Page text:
How to Make Wild Spring Pesto | Shades of Green Blog

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Hi there! Welcome to the PawPaw Patch blog, a place to learn and grow. We've been up to this for a while, so I want to share what we've learned in the field so we can accelerate change together. Stay a while and say hello!

Hi, I'm Brandy.

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How to Make Wild Spring Pesto

Apr 6, 2022

As the season of growth begins its forward march each spring, Mother Nature bestows upon us a multitude of nutrient-rich gifts to aid our transition out of winter. 

One of my favorite ways to use early spring greens, both wild and cultivated, is to make pesto.

Often called ‘spring tonics,’ these early emerging edible greens, shoots and roots are chock-full of much-needed minerals and nutrients. You can make a host of tasty teas, infusions, salads and more, but one of my favorite ways of putting them to use is by turning them into pesto.

Still feeling a bit sluggish from winter and with the ongoing demands of running a small business, I recently took to my garden and the surrounding woods in search of a natural boost of nutrients to jump-start my body’s acclimation to spring. 

Both violet leaves and flowers are rich in Vitamin A and C.

I gathered chickweed, dead nettle, dandelion, wood sorrel, mint, violet leaves, sochan, chard and spring onion to use in my pesto, and munched on young hosta shoots and more as I browsed around my landscape looking for early spring pesto ingredients and soaking up the afternoon sun. Foraging in the yard not only yields a tasty snack or two, but allows for some much-needed time outside, movement and joyous observation of the new developments that seem to appear in the garden daily this time of year.

High in a variety of essential nutrients, fresh wood sorrel adds a bright, tart and tangy flavor to pesto, salads, beverages and more!

After collecting greens and communing with my landscape for a time, I gathered up some additional ingredients I keep on hand and began the simple process of preparing my pesto using a recipe that I love and return to each season. 

The recipe comes from my friend and clinical herbalist Dina Falconi’s outstanding book, Foraging & Feasting: A Field Guide and Wild Food Cookbook. I’ve included the recipe for your reference below, and would encourage you to buy your own copy for the wealth of wild food information and delicious recipes it contains. Subscribe to Dina’s channel on YouTube and follow her on Instagram at @foragingandfeasting for more!

 

WILD GREEN PESTO MASTER RECIPE

MAKES ABOUT 1 CUP

Versatile and nutritious, wild green pesto is a gourmet delight and an herb class favorite. I enjoy serving it as a spread on bread. (In this manner, it was delightfully received as an appetizer at a fundraising dinner which took place in a castle on the Hudson River. I appreciate the humble weeds being honored and bringing in the big bucks.) Pesto, typically added to pasta, tastes great topping whole grains and burgers, and in soups, sauces and dressings. Make it creamy by mixing it with equal parts yogurt, crème fraîche, or heavy cream. In this recipe we can use any wild greens that are eaten raw. While some friends make pesto from dandelion leaf (very bitter) or nettle (which generally needs cooking to chill out the sting), I suggest using half pungent, aromatic plants and half milder tasting ones. If adding bitter flavored plants, include small amounts — about one-half cup per batch. Please note: I usually triple this recipe, multiplying all the ingredients by three.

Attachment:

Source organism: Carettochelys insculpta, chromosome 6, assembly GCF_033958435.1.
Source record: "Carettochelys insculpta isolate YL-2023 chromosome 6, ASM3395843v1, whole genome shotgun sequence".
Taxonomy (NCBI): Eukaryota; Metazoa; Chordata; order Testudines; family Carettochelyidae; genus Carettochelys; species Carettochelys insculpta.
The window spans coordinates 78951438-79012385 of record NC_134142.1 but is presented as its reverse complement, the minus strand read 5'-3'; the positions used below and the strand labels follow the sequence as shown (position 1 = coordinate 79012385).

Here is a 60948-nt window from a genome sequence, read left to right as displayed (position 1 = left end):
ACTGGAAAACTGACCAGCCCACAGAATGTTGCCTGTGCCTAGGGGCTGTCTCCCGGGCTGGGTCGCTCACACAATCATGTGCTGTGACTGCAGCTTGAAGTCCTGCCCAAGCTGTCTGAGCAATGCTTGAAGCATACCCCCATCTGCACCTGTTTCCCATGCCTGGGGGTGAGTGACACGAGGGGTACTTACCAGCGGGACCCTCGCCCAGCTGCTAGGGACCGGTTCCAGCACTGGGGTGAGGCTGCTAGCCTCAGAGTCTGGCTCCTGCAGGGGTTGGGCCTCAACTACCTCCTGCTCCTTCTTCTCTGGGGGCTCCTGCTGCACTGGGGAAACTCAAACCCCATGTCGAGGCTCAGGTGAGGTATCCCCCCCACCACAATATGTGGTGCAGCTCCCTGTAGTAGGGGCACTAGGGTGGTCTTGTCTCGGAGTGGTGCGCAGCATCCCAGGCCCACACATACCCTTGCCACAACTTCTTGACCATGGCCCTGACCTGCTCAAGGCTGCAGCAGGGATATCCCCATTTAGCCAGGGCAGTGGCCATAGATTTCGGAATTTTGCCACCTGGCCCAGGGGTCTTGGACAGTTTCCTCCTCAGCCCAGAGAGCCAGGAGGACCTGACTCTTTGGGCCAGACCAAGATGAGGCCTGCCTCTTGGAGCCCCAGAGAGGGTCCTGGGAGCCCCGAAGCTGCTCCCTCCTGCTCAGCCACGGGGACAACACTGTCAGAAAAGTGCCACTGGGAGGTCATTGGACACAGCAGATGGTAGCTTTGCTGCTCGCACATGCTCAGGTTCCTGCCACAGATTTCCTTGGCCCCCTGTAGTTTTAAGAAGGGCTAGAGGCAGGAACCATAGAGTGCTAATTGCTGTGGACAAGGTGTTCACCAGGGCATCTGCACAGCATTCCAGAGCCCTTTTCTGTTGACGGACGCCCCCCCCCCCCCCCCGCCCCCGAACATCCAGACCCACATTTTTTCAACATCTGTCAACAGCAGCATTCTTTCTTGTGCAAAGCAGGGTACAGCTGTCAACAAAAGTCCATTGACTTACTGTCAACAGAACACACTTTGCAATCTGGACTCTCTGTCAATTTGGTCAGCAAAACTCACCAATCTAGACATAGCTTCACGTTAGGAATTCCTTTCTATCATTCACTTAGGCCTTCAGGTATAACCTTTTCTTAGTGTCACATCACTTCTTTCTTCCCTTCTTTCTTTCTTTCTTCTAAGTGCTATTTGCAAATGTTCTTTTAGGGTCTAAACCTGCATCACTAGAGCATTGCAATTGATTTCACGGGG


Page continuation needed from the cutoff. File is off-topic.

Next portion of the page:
2 oz (by weight) hard grating cheese such as Pecorino Romano or Parmigiano, cut into chunks (fills about ½ cup)

½ cup nut or seed (preferably soaked and dried, p. 207); some good choices are sunflower seeds, green pumpkin seeds, hazelnuts, almonds, pecans, and pine nuts

1-2 coles garlic (less garlic is used than typical pesto recipes so you can taste the flavor of the herbs)

3 cups packed wild greens (edible raw) of choice; if leaves are large, coarsely chop 

⅓-¾ cup cold-pressed olive oil

Sea salt to taste

  1. Place cheese in food processor and process until well pulverized.
  2. Add nut or seed and garlic and process until medium-fine ground.
  3. Add wild greens and process until mixture is well minced.
  4. With food processor running, add olive oil until the desired consistency is reached: ⅓ cup oil produces a thicker consistency — nice for spreading on bread, crackers, etc. For a thinner, looser sauce add another ¼-½ cup of oil.
  5. Taste first, then add salt if desired.

Wild Green Variations

Here are some good plant combinations for making wild green pesto:

  • 1 ½ cups violet leaf, 1 cup wild bergamot leaf, ½ cup garlic mustard leaf or flowering top
  • 1 ½ cups wood sorrel leaf & tender stem, 1 cup star chickweed leaf & tender stem, ½ cup bee balm leaf
  • 1 ¾ cups sheep sorrel leaf and tender stem, 1 cup dayflower leaf and tender stem, ¼ cup gill-over-the-ground leaf and tender stem (can include flower too)
  • 1 ½ cups day lily shoots, 1 ¼ cups field onion greens, ¼ cup garlic mustard leaves (This combination is available only in early spring.)

Garden Variations

Here are some good plant combinations for making “tame” green pesto:

  • 1 ½ cups arugula, 1 cup parsley, ½ cup watercress
  • 1 ½ cups French sorrel leaf, 1 cup chervil, ½ cup hardy marjoram 

Cultivated Additions

Of course pesto is most commonly made with basil, but other cultivated plants work surprisingly well and taste great mixed with wild plants. Try adding ½ cup leaves. Use one or a combination of the following fresh culinary herbs per batch of wild green pesto:

Winter or summer savory · oregano · thyme · sweet or perennial hardy marjoram · tarragon · cilantro

 

What are your favorite wild ingredients to use this time of year?

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